Apparently in the 19th Century there was a fashion among playwrights to write "chamber plays" - works whose scope was too ambitious to actually be staged by the theatre of the time, and were instead designed to be read at home, an impossibly expensive production simply being imagined. The thing about writing with no constraints of practicality means that other constraints can be forgotten too, so were Ibsen's Emperor and Galilean
ever to actually be staged, it would supposedly run at about eight hours, and so it has never been performed in this country before. If there's a stage that can
now handle the epic requirements of the play the Olivier is surely it, so the National have commissioned the ubiquitous Ben Power to condense the story to a more manageable, though still daunting, three-and-a-half hours (with one interval, which comes nearly two hours in, so if your bladder's anything like mine you'll want to avoid drinking too much beforehand.)
The Emperor Constantine's conversion to Christianity, which tied it to the Roman Empire, may be the most significant event in the spread of the religion and consequently the history of the next two millenia. But had the next-but-one Emperor had his way, things might have been very different. In the first half, we first meet Julian as an apparently genuine believer, trapped though by his uncle, the sinister Emperor Constantius' (Nabil Shaban - Sil from 1980s Doctor Who
) demands that he remain in Costantinople. Finally getting away to Athens to study, Julian finds a more relaxed atmosphere where vestiges of the Greek gods still remain, before being seduced by the prophecies of Maximus, considered a madman by most. Add to this the fact that the supposedly Christian Costantius murdered his family, and his wife's death in a religious ecstasy, and Julian begins to see Jesus (the Galilean of the title) as his nemesis. An intelligent, contemplative young man and surprisingly efficient general in the first half, by the time he becomes Emperor in the second he is consumed by paranoia and tries to return the Empire to its pagan deities.
Though he's been a busy actor for years, Andrew Scott's profile seems to have rocketed since Cock
, and here the National pretty much confirm him as heir apparent to SRB by, essentially, giving him the run of the Olivier in a role with more lines than Hamlet. As Julian he's only ever offstage for moments, and even then it's just to change costumes. Perhaps aware of the task ahead of him he starts fairly low-key but by the second half has really come into his own, alernately vicious, hyperactive and pitiful. I thought more of the audience could have joined in with tonight's standing ovation but at least a few groups of people did. Though this is the sort of central performance where the phrase "tour de force" gets used, he's not let down by the rest of the cast either - the way his relationship with a trio of childhood friends (Jamie Ballard, James McArdle and John Heffernan) changes as the years go on reflects Julian's relationship with Christianity. And as if Constanius and Julian weren't enough Emperors for one show, there's also the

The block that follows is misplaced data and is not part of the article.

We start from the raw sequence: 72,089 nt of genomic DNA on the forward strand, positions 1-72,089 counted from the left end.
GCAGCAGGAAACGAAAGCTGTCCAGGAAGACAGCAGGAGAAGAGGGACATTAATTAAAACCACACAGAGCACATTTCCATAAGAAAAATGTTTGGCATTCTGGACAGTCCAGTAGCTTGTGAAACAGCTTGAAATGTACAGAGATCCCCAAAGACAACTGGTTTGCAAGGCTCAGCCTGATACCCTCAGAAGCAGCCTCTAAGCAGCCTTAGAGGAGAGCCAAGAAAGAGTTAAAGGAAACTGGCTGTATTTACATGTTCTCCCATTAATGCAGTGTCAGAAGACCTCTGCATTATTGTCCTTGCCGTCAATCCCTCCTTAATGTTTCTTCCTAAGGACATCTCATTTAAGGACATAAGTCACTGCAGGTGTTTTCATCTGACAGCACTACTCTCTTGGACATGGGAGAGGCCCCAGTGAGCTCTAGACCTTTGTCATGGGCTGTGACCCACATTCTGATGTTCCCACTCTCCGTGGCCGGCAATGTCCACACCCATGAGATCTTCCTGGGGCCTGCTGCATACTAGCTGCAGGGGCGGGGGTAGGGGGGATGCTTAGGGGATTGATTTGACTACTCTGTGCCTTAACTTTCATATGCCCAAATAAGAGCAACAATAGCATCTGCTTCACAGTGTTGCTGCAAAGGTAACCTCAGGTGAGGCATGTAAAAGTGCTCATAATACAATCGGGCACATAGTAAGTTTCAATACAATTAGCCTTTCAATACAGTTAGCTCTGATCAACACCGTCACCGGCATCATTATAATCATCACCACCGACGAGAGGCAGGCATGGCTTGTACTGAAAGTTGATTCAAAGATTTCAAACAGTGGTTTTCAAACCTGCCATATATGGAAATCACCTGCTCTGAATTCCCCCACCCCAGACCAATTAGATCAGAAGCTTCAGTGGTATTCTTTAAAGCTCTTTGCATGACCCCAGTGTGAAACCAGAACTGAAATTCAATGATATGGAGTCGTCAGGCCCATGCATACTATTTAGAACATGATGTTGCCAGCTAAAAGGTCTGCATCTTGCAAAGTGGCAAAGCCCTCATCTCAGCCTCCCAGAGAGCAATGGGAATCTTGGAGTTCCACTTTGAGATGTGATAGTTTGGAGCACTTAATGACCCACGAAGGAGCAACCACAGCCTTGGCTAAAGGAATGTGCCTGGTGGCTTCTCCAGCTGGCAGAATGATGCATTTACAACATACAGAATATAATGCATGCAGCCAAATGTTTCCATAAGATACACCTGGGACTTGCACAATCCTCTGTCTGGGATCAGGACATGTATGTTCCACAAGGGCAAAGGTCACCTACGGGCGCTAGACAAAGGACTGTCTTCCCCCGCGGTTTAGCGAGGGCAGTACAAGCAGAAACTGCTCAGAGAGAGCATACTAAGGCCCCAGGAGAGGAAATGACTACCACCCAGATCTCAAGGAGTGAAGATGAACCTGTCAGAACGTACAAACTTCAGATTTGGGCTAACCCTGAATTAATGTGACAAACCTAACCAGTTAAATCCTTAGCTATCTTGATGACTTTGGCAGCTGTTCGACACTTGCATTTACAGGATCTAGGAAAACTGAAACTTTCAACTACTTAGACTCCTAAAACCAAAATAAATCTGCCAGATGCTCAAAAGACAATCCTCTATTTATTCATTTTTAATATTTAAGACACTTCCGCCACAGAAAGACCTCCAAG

Emperor, Ian McDiarmid as Maximus, the "prophet" whose sonorous tones lead Julian to his destruction.
Paul Brown's costumes are mainly modern-dress with the odd period touch - something that works better in the costumes than in Nina Dunn's projections (images of helicopters and modern wars are a bit too vague an attempt at contemporary relevance, and jar with a cast who are only armed with swords.) Brown's use of the Drum stage is very effective and actually makes quite economical use of a handful of different sets reconfigured into the various locations. (Although hopefully someone should take note for future productions - a number of scenes are performed with half the Drum sunken throughout, and this does affect the acoustics. It's noticeable how much less audible the actors are in these scenes.) Ibsen has created a classical tragedy out of Julian's story, although a final attempt to reconcile the warring elements within the character feels a bit forced - director Jonathan Kent instead opts to end by drawing attention to the confusion Julian left behind him, a cacophony of Christian and pagan prayers ending the show. I have to say, although I was looking forward to seeing Andrew Scott in this play I probably wouldn't have booked if he hadn't been in it, the prospect of "Ibsen's longest play" hardly being a big draw for me. But although Scott remained one of the biggest factors in the evening's success, I enjoyed the whole thing a lot more than I expected to, and while it was never going to feel short, it certainly didn't feel like three-and-a-half hours. This seems to me the epitome of what the Travelex season is all about: Only a theatre of the National's scale could put on a play like this; but even for them actually getting people to see it would be a hard sell which is where the subsidised tickets come in. (Even then, the £12 tickets weren't quite sold out tonight.) I did rather suspect this might be this year's Danton's Death
but instead it's in many ways a triumph.
And finally, I think it's been rather overshadowed as we found out about the running time and its leading man, but let's not forget that for most people the first thing we knew about the show was when it first got announced on the website via its poster image. A poster image that is, quite frankly, fucking mental
.Emperor and Galilean
by Henrik Ibsen in a version by Ben Power is in repertory until the 10th of August at the National Theatre's Olivier.